Post-truth is not a new phenomenon, though the term itself is a recent coinage and its prominence is clearly attributable to the brazen willingness of members of the political élite to lie unashamedly. Evidently the danger the term poses is real enough, not least because it is potentially effective in the field of ideology (the more we are told we live in the era of post truth, the more likely it is that people might accept it to be the case). Yet in fact, as the response to the lies of the Brexiteers and Trump shows, the truth matters, and given contemporary technological resources, there are significant possibilities of disproving political falsehoods (Chomsky’s entire political career, it should be noted, has been built on analysis of publicly available materials). Post-truth is politically significant then because it is an attempt to eradicate an important mode of challenging the proponents of the ruling order when they cheat and deceive on its behalf. ‘Cheating’ and ‘deceiving’, it should be noted, depend on a notion of truth, rather than a world in which there are no facts, simply differing views.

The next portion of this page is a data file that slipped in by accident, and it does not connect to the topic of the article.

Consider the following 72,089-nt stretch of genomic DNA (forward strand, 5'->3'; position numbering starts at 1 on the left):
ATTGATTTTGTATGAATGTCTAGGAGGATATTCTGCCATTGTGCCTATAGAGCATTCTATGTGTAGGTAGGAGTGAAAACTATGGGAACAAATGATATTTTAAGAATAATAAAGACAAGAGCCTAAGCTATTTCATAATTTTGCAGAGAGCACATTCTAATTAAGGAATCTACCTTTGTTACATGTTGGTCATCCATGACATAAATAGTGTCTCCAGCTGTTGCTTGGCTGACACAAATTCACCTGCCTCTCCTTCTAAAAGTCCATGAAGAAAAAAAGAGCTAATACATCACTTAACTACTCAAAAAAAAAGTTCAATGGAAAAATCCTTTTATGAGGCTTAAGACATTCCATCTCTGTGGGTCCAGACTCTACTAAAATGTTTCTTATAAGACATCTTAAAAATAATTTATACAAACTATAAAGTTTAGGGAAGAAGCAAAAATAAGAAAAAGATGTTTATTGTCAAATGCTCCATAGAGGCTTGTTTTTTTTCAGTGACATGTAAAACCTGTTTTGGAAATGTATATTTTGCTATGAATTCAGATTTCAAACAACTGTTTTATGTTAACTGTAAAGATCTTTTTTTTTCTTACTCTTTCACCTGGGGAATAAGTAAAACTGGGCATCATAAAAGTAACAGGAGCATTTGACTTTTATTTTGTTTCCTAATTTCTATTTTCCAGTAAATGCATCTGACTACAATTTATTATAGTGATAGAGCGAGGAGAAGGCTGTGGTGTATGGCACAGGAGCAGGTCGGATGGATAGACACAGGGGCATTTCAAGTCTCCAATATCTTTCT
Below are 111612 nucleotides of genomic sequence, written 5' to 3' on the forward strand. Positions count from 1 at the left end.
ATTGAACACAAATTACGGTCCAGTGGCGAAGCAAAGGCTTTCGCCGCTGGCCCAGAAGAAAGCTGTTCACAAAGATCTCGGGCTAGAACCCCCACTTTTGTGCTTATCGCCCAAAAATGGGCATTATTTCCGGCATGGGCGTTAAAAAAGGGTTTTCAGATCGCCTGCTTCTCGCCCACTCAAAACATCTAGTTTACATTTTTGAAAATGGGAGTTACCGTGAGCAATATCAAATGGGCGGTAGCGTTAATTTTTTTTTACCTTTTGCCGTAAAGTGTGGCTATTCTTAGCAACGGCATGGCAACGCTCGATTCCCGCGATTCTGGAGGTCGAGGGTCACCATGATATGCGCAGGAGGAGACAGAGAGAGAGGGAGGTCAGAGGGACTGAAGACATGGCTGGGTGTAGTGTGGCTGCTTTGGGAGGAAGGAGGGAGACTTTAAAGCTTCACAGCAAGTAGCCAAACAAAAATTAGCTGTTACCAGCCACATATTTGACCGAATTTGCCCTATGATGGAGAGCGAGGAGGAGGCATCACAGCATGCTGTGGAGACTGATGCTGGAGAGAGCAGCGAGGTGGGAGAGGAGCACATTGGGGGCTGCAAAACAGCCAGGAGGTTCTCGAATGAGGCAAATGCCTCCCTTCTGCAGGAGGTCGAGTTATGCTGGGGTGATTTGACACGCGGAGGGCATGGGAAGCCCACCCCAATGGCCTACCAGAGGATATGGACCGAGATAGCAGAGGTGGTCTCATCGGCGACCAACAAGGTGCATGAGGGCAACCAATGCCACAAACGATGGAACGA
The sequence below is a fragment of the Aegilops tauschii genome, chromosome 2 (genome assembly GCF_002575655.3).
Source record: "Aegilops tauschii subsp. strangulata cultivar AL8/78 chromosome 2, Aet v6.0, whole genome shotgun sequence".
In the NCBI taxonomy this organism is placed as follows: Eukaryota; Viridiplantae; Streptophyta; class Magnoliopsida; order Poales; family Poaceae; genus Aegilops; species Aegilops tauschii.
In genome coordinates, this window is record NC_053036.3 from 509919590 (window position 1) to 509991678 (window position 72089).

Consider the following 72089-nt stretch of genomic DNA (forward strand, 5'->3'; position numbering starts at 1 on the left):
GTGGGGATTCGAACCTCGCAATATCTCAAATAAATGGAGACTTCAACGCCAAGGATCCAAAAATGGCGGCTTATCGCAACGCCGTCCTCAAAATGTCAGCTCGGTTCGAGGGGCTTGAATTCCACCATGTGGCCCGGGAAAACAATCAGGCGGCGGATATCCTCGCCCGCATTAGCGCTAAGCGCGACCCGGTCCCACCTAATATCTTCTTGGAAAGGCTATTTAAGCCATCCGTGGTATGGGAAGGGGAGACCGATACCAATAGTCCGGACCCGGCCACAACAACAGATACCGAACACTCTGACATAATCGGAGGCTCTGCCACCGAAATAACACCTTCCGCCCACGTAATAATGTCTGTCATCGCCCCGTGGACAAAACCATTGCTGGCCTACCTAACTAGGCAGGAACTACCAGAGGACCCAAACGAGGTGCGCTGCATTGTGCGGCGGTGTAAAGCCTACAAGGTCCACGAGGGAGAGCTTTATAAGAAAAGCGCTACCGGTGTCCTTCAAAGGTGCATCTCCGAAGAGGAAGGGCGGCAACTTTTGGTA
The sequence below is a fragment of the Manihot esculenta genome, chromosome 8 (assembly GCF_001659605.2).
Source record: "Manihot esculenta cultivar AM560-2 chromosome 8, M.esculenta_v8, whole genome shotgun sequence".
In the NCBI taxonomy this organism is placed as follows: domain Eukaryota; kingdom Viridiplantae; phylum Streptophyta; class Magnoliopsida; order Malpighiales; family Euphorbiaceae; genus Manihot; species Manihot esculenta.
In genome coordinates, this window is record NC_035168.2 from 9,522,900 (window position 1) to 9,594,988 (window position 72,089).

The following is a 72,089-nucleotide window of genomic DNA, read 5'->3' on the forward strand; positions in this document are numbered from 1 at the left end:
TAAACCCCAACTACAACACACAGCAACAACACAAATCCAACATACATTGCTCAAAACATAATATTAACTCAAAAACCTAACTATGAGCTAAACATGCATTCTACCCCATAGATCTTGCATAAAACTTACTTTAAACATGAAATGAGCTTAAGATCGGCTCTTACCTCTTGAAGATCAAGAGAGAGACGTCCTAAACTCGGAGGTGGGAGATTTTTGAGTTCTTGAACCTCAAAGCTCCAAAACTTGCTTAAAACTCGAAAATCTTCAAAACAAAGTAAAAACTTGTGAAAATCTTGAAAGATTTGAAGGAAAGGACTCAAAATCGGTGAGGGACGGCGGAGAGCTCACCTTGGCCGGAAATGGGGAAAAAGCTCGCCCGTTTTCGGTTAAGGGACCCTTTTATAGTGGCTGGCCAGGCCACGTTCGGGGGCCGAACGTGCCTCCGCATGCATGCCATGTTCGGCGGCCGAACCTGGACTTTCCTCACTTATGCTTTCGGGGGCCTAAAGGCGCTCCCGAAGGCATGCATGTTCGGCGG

Privilege is first recorded in early Old English as a direct borrowing from the Latin prīvilēgium though it was later reinforced by, or possibly re-borrowed from, Anglo-Norman privilege. Its meaning in classical Latin was a bill or law originally against, later in favour of, an individual; the later meaning developed to signify a special right, advantage, prerogative, or claim. The etymology is relatively simple: Latin ‘prīvus’, ‘private, peculiar’ (‘restricted to one person or a small number of persons as opposed to the public, wider community’) + ‘lēg’- , ‘lēx’, ‘law’ (ultimately from ‘legĕre’, ‘to read, select’ – hence ‘legal’). The root sense of legality is significant since it reveals the organised, structural and authoritative basis of a specific form of preferential treatment.